After the bridge, we were in no-mans Brooklyn for a super long time. There were some crowds, but not a ton of people, and the landmarks were unrecognizable for me.
I had to dodge people for basically 100% of the race in order to keep up with the pacers. I was confused by that because everyone in my corral was supposed to be going 3:35 or faster. And they definitely weren't. There were people already walking after the first couple miles. Not sure how they got into Wave 1, but maybe NYRR should rethink the way they assign people because a ton of people in front of me definitely would have made more sense in a later wave. At one point, a guy paused my watch with his elbow as he was kinda shoving me to get water before I did. There was a surprising amount of shoving going on.
Anyways, once we made our way up to the 20s in Brooklyn, we entered probably my favorite stretch of the race -- Park Slope & Downtown Brooklyn, my old hood. I loved running past familiar streets and shops. I also knew that my husband and some of my friends would be watching over by the Barclays Center on Lafayette Ave. I was so excited to see them at mile 8!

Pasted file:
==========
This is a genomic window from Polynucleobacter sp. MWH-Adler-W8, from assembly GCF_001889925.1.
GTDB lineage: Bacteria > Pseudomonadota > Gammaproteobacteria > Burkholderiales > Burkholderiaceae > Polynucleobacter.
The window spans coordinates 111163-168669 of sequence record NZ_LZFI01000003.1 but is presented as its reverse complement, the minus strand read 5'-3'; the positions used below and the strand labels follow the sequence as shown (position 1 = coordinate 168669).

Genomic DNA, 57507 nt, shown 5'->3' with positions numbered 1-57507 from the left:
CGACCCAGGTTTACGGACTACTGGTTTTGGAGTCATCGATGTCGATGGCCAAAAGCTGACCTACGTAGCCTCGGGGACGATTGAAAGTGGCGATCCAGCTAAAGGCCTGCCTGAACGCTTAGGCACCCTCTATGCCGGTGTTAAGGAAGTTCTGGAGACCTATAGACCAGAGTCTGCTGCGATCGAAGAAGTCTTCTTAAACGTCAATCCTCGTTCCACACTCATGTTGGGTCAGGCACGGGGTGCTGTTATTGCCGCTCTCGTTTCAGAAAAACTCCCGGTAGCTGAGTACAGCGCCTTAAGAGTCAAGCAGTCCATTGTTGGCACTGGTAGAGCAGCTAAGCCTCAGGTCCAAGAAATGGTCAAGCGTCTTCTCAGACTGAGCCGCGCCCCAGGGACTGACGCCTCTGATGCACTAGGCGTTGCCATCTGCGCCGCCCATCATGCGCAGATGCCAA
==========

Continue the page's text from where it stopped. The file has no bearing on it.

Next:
After I passed them, things started to get unfamiliar again. I never spent much time in North Brooklyn (Williamsburg/Greenpoint) or in Queens. I turned my music up a bit and cranked out the miles.
Exiting Queens on the Queensboro Bridge forced people to cram together again. I was dodging people hard to keep my pace consistent and one of the pacers turned to me, handed me his 3:30 sign, and said, "You should be holding this, not me. Great job keeping pace. And don't worry. It'll open up soon. We're almost to First Ave." I laughed and handed him his sign back. This was a good boost for me.
Note: purchasing unwatermarked images from the race costs $85. I'm not paying for that.
When we came off the bridge onto First Ave, we were greeted by so many loud cheering people. And a huge, wide road. This was a very happy moment. Yay, personal space! I turned my music down a bit to enjoy the roar.
As we came into Harlem, we were at mile 19, which in your head seems like it is close to the end, when it's kinda really not. Everyone warned me about the mile in the Bronx, but it honestly wasn't that bad. There were bands and fans, and the roads were wider than other parts of the course. And I honestly felt really great until the last 5K or so.
The last 5K was tough. There were moments where I didn't know if I could keep up with the pacers. And I was trying to figure out if I were to lose them, could I still qualify for Boston if my qualifying time is 3:35. There were several girls who wanted to qualify who started with me and the pacers at the beginning, but were long gone at this point. I hope they caught up and were able to qualify.